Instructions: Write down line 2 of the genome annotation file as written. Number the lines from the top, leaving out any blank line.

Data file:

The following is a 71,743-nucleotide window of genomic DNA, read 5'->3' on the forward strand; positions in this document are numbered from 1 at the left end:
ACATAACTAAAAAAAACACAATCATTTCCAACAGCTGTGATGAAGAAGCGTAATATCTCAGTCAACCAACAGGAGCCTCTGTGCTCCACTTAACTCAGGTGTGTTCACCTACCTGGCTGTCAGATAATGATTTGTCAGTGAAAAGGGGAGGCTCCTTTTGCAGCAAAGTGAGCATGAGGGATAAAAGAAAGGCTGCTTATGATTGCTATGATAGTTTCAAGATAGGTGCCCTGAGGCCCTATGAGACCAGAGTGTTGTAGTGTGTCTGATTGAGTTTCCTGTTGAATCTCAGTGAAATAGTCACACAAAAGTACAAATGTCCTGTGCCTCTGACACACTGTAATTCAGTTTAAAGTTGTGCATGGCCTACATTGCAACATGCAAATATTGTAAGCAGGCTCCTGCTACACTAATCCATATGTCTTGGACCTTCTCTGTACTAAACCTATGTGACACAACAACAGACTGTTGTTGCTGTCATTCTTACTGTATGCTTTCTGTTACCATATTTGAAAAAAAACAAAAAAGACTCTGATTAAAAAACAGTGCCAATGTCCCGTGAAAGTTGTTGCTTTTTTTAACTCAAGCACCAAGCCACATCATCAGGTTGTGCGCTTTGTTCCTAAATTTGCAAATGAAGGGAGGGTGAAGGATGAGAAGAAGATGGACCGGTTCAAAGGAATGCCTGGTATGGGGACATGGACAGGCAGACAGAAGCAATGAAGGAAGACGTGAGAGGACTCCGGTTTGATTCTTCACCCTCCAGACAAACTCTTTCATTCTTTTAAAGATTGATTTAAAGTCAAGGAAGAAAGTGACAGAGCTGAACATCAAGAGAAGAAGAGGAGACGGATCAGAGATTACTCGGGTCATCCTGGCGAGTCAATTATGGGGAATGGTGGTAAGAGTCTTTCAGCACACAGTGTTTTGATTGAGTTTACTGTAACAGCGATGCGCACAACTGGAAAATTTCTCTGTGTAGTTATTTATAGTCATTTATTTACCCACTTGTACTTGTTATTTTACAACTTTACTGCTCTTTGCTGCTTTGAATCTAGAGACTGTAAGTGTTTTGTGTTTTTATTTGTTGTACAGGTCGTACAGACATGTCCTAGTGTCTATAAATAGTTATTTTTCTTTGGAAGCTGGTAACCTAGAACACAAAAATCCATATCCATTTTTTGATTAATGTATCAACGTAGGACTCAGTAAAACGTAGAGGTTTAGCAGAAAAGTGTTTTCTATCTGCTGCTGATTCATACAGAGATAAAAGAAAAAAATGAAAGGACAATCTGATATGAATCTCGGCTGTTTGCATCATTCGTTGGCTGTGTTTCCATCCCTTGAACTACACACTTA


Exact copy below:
ACATAACTAAAAAAAACACAATCATTTCCAACAGCTGTGATGAAGAAGCGTAATATCTCAGTCAACCAACAGGAGCCTCTGTGCTCCACTTAACTCAGGTGTGTTCACCTACCTGGCTGTCAGATAATGATTTGTCAGTGAAAAGGGGAGGCTCCTTTTGCAGCAAAGTGAGCATGAGGGATAAAAGAAAGGCTGCTTATGATTGCTATGATAGTTTCAAGATAGGTGCCCTGAGGCCCTATGAGACCAGAGTGTTGTAGTGTGTCTGATTGAGTTTCCTGTTGAATCTCAGTGAAATAGTCACACAAAAGTACAAATGTCCTGTGCCTCTGACACACTGTAATTCAGTTTAAAGTTGTGCATGGCCTACATTGCAACATGCAAATATTGTAAGCAGGCTCCTGCTACACTAATCCATATGTCTTGGACCTTCTCTGTACTAAACCTATGTGACACAACAACAGACTGTTGTTGCTGTCATTCTTACTGTATGCTTTCTGTTACCATATTTGAAAAAAAACAAAAAAGACTCTGATTAAAAAACAGTGCCAATGTCCCGTGAAAGTTGTTGCTTTTTTTAACTCAAGCACCAAGCCACATCATCAGGTTGTGCGCTTTGTTCCTAAATTTGCAAATGAAGGGAGGGTGAAGGATGAGAAGAAGATGGACCGGTTCAAAGGAATGCCTGGTATGGGGACATGGACAGGCAGACAGAAGCAATGAAGGAAGACGTGAGAGGACTCCGGTTTGATTCTTCACCCTCCAGACAAACTCTTTCATTCTTTTAAAGATTGATTTAAAGTCAAGGAAGAAAGTGACAGAGCTGAACATCAAGAGAAGAAGAGGAGACGGATCAGAGATTACTCGGGTCATCCTGGCGAGTCAATTATGGGGAATGGTGGTAAGAGTCTTTCAGCACACAGTGTTTTGATTGAGTTTACTGTAACAGCGATGCGCACAACTGGAAAATTTCTCTGTGTAGTTATTTATAGTCATTTATTTACCCACTTGTACTTGTTATTTTACAACTTTACTGCTCTTTGCTGCTTTGAATCTAGAGACTGTAAGTGTTTTGTGTTTTTATTTGTTGTACAGGTCGTACAGACATGTCCTAGTGTCTATAAATAGTTATTTTTCTTTGGAAGCTGGTAACCTAGAACACAAAAATCCATATCCATTTTTTGATTAATGTATCAACGTAGGACTCAGTAAAACGTAGAGGTTTAGCAGAAAAGTGTTTTCTATCTGCTGCTGATTCATACAGAGATAAAAGAAAAAAATGAAAGGACAATCTGATATGAATCTCGGCTGTTTGCATCATTCGTTGGCTGTGTTTCCATCCCTTGAACTACACACTTA